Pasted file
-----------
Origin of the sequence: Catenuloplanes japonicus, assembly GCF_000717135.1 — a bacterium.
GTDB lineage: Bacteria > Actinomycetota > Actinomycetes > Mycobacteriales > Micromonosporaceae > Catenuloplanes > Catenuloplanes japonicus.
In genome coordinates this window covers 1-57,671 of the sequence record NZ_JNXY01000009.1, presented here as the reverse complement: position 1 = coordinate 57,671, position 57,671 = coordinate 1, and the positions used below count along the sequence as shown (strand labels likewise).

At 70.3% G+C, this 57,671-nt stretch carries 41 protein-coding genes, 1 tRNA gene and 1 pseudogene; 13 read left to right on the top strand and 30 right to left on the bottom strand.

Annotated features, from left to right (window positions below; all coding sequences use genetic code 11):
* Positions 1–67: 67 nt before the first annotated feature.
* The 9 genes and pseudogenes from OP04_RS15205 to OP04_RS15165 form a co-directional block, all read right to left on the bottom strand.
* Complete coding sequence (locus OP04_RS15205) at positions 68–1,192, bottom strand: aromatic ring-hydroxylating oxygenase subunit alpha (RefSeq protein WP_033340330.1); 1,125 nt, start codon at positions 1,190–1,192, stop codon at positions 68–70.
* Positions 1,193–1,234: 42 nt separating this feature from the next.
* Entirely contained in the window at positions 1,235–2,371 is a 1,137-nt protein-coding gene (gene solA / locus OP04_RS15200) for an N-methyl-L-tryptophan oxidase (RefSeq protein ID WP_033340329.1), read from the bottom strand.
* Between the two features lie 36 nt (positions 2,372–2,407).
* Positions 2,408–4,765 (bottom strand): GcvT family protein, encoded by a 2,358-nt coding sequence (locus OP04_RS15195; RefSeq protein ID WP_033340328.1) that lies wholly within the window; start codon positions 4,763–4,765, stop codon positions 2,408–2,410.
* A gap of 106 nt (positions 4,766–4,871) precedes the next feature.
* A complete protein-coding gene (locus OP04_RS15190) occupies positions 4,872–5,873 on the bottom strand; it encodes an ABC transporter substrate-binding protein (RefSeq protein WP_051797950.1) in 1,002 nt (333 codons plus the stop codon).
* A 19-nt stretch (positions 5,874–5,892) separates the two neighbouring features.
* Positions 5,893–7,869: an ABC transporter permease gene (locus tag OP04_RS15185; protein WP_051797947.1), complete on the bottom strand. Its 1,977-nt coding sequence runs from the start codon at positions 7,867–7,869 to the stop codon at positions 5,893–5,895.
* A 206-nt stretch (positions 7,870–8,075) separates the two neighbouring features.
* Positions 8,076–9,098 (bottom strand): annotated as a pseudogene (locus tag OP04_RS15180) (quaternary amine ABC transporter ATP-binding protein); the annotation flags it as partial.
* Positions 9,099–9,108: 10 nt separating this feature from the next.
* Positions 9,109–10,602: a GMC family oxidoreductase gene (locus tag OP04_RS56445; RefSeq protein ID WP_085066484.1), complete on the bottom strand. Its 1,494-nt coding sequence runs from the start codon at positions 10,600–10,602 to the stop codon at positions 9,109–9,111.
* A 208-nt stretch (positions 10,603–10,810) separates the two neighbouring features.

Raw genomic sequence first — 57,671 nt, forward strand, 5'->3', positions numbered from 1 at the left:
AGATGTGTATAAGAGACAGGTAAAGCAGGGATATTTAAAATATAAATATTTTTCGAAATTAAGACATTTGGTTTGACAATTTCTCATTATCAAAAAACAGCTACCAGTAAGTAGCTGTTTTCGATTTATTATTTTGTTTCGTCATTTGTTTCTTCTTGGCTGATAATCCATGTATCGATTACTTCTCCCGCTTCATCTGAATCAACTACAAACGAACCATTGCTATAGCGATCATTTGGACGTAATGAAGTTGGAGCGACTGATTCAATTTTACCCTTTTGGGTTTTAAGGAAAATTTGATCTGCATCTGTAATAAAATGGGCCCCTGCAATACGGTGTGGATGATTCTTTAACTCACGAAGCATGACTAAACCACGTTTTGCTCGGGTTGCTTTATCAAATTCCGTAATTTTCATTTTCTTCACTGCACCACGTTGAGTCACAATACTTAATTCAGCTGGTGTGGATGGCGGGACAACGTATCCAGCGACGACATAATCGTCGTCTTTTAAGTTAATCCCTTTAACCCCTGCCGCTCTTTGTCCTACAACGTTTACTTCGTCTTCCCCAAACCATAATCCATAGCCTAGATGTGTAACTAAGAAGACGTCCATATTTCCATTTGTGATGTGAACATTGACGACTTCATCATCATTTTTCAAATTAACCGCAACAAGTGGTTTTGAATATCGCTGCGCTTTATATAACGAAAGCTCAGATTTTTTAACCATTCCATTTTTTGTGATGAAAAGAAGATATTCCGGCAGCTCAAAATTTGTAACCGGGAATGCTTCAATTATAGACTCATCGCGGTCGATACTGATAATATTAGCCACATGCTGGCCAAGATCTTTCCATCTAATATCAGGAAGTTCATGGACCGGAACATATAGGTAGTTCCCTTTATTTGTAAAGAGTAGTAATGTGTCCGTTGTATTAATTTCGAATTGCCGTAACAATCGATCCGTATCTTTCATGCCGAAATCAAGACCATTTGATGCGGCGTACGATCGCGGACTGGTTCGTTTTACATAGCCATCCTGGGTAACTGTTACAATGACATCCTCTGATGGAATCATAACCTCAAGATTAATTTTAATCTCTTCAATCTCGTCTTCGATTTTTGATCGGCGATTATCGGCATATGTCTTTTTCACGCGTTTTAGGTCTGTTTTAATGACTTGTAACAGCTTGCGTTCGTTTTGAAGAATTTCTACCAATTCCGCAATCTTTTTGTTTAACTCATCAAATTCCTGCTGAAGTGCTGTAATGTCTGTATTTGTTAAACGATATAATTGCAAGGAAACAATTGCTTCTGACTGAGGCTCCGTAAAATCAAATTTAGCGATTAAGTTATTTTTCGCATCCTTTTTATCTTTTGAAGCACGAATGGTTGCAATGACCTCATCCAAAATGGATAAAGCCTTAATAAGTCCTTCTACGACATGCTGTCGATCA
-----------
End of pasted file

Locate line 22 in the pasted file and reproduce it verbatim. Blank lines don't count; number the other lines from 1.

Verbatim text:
Raw genomic sequence first — 57,671 nt, forward strand, 5'->3', positions numbered from 1 at the left: